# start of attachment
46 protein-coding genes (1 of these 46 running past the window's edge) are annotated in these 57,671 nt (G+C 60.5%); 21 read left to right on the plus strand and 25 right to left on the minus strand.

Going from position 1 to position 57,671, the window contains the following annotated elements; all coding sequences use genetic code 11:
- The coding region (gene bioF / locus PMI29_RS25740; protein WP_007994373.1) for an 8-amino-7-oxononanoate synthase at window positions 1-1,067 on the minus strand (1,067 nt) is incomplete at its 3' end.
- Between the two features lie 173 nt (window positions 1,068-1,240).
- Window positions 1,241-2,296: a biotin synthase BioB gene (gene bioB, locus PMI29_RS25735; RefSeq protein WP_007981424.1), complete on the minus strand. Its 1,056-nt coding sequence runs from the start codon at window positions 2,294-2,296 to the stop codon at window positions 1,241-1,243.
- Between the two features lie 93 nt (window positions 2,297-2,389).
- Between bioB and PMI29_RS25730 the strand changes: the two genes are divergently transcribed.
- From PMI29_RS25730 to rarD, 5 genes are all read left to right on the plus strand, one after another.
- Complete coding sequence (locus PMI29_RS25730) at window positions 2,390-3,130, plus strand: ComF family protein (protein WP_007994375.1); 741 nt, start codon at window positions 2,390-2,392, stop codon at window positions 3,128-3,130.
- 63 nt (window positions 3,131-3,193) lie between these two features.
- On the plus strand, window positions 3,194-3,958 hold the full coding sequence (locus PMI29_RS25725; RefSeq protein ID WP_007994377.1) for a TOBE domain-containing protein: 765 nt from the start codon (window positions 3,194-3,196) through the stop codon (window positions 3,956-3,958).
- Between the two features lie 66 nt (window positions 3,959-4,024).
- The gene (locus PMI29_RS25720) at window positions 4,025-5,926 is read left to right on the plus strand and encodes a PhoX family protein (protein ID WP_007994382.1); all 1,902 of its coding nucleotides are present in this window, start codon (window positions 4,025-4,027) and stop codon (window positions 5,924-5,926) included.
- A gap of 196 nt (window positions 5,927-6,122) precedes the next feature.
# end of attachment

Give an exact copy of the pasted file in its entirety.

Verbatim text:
46 protein-coding genes (1 of these 46 running past the window's edge) are annotated in these 57,671 nt (G+C 60.5%); 21 read left to right on the plus strand and 25 right to left on the minus strand.

Going from position 1 to position 57,671, the window contains the following annotated elements; all coding sequences use genetic code 11:
- The coding region (gene bioF / locus PMI29_RS25740; protein WP_007994373.1) for an 8-amino-7-oxononanoate synthase at window positions 1-1,067 on the minus strand (1,067 nt) is incomplete at its 3' end.
- Between the two features lie 173 nt (window positions 1,068-1,240).
- Window positions 1,241-2,296: a biotin synthase BioB gene (gene bioB, locus PMI29_RS25735; RefSeq protein WP_007981424.1), complete on the minus strand. Its 1,056-nt coding sequence runs from the start codon at window positions 2,294-2,296 to the stop codon at window positions 1,241-1,243.
- Between the two features lie 93 nt (window positions 2,297-2,389).
- Between bioB and PMI29_RS25730 the strand changes: the two genes are divergently transcribed.
- From PMI29_RS25730 to rarD, 5 genes are all read left to right on the plus strand, one after another.
- Complete coding sequence (locus PMI29_RS25730) at window positions 2,390-3,130, plus strand: ComF family protein (protein WP_007994375.1); 741 nt, start codon at window positions 2,390-2,392, stop codon at window positions 3,128-3,130.
- 63 nt (window positions 3,131-3,193) lie between these two features.
- On the plus strand, window positions 3,194-3,958 hold the full coding sequence (locus PMI29_RS25725; RefSeq protein ID WP_007994377.1) for a TOBE domain-containing protein: 765 nt from the start codon (window positions 3,194-3,196) through the stop codon (window positions 3,956-3,958).
- Between the two features lie 66 nt (window positions 3,959-4,024).
- The gene (locus PMI29_RS25720) at window positions 4,025-5,926 is read left to right on the plus strand and encodes a PhoX family protein (protein ID WP_007994382.1); all 1,902 of its coding nucleotides are present in this window, start codon (window positions 4,025-4,027) and stop codon (window positions 5,924-5,926) included.
- A gap of 196 nt (window positions 5,927-6,122) precedes the next feature.